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Opinion
 
Abby Phillip

Africans still eating bush meat despite Ebola risk

Published on Aug 7, 2014 7:22 PM
 
Girls look at a poster, distributed by UNICEF, bearing information on and illustrations of best practices that help prevent the spread of Ebola virus disease (EVD), in the city of Voinjama, in Lofa County, Liberia in this April 2014 UNICEF handout photo. TO THE foreign eye, it looks like a flattened, blackened lump of unidentifiable animal parts. -- PHOTO: REUTERS

TO THE foreign eye, it looks like a flattened, blackened lump of unidentifiable animal parts.

To many Africans, however, bush meat - the cooked, dried or smoked remains of a host of wild animals, from bats to monkeys - is not only the food of their forefathers, but also life-sustaining protein.

And as it has been during past Ebola outbreaks, bush meat is once again suspected to have been the bridge that caused the deadly disease to go from the animal world to the human one.

All it takes is a single transmission event from animal to human - handling an uncooked bat with the virus, for example - to create an epidemic. Human-to-human contact then becomes the primary source of infection.

"If you know that the Ebola virus is introduced in one area, it's probably an extra good time to stop eating bush meat," said Dr Daniel Bausch, an associate professor of tropical medicine at Tulane University.

What is bush meat? It varies. It can be chimpanzee, gorilla or monkey. It could also be rat, deer or fruit bat. The animals are captured and sold for sustenance where other sources of protein from domesticated animals are scarce or prohibitively expensive.

West Africans said they have been eating bush meat for longer than anyone can remember. And even where it is outlawed and frowned upon by conservationists, you can still find it available in markets and on street corners.

"Life is not easy here in the village," Guinean Saa Fela Leno told the Guardian newspaper. "(The authorities and aid groups) want to ban our traditions...

"Animal husbandry is not widespread here because bush meat is easily available. Banning (it) means a new way of life, which is unrealistic."

Uneducated villagers have sometimes been more inclined to blame the presence of medical teams for the spread of the virus, rather than bush meat or contact with sick friends or relatives.

According to Dr Bausch, the spread of Ebola in West Africa is a confluence of unfortunate events. Poverty, weak governance, domestic unrest and perhaps even weather have combined to create the worst Ebola outbreak in history.

Fruit bats are thought of as the likeliest candidate of nature's reservoir for Ebola - that is, an animal that carries the disease without any signs of illness.

One might think that fear of the unknown might compel Africans to avoid the meat at all costs, at least until the outbreak has passed. But it likely has not.

Cameroon Tribune reporters visited a market recently and found thatbesides the enormous amount of smoked bush meat on display, the amount of fresh meat available outweighs that which has been smoked.

Hunters and preparers of bush meat are among the most at risk. "If it is cooked or smoked, there is essentially zero risk," Dr Bausch said. "All the risk is to the preparer. So you have to have contact with the relatively fresh blood or bodily fluids of the animal."

For hunters, bush meat can pose acute dangers. Bites, scratches or contact with faeces of bats, infected primates or other sick animals might transmit the disease.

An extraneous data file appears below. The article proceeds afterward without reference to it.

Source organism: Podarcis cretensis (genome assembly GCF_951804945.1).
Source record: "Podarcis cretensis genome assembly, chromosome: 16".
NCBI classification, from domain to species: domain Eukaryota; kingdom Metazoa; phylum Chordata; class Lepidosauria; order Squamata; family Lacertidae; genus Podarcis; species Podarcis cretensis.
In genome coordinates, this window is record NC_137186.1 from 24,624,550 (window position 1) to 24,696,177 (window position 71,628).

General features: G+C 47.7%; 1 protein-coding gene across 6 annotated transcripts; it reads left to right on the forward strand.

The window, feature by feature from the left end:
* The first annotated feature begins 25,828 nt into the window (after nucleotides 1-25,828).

Sick animals might be even more likely to end up in the traps of hunters because they are slower or might already be dead when they are found. Even in a dead but infected animal, the virus can survive - though only for so long.

If there is scepticism about the risk of Ebola among West Africans, it does not help that before this outbreak, Ebola - particularly the strain that is currently spreading - had never before occurred in that part of the world.

"The only other places that we've seen this particular species of Ebola are in three counties in Central Africa," said Dr Bausch.

Instead of the Democratic Republic of the Congo, the Republic of the Congo and Gabon, the countries where this strain of Ebola is usually found, Guinea, Liberia and Sierra Leone have borne the brunt of this outbreak.

According to the World Health Organisation, 886 of the 887 deaths recorded have occurred in those three West African countries. So how exactly did Ebola-carrying bats get from Central to Western Africa? Scientists do not know yet.

It could be that migratory bats from one part of Africa travelled hundreds of kilometres over time, infecting other bats and animals along the way. And they might have created an infected population near Gueckedou, Guinea, the epicentre of the current outbreak.

Another source could well have been other bush meat animals, like primates, which can contract Ebola just like humans do. The disease sickens and eventually kills them, but one could have ended up on a butcher's block before it died from the disease.

In a recent paper, Dr Bausch suggested that the timing of this outbreak - during a dry season in West Africa - might have influenced the size of the infected bat population.

"Although more in-depth analysis of the environmental conditions in Guinea over the period in question remains to be conducted," he and co-author Lara Schwarz wrote, "inhabitants in the region do indeed anecdotally report an exceptionally arid and prolonged dry season, perhaps linked to the extreme deforestation of the area over recent decades.

At present, we can only speculate that these drier ecologic conditions somehow influence the number or proportion of Ebola virus-infected bats and/or the frequency of human contact with them."

WASHINGTON POST

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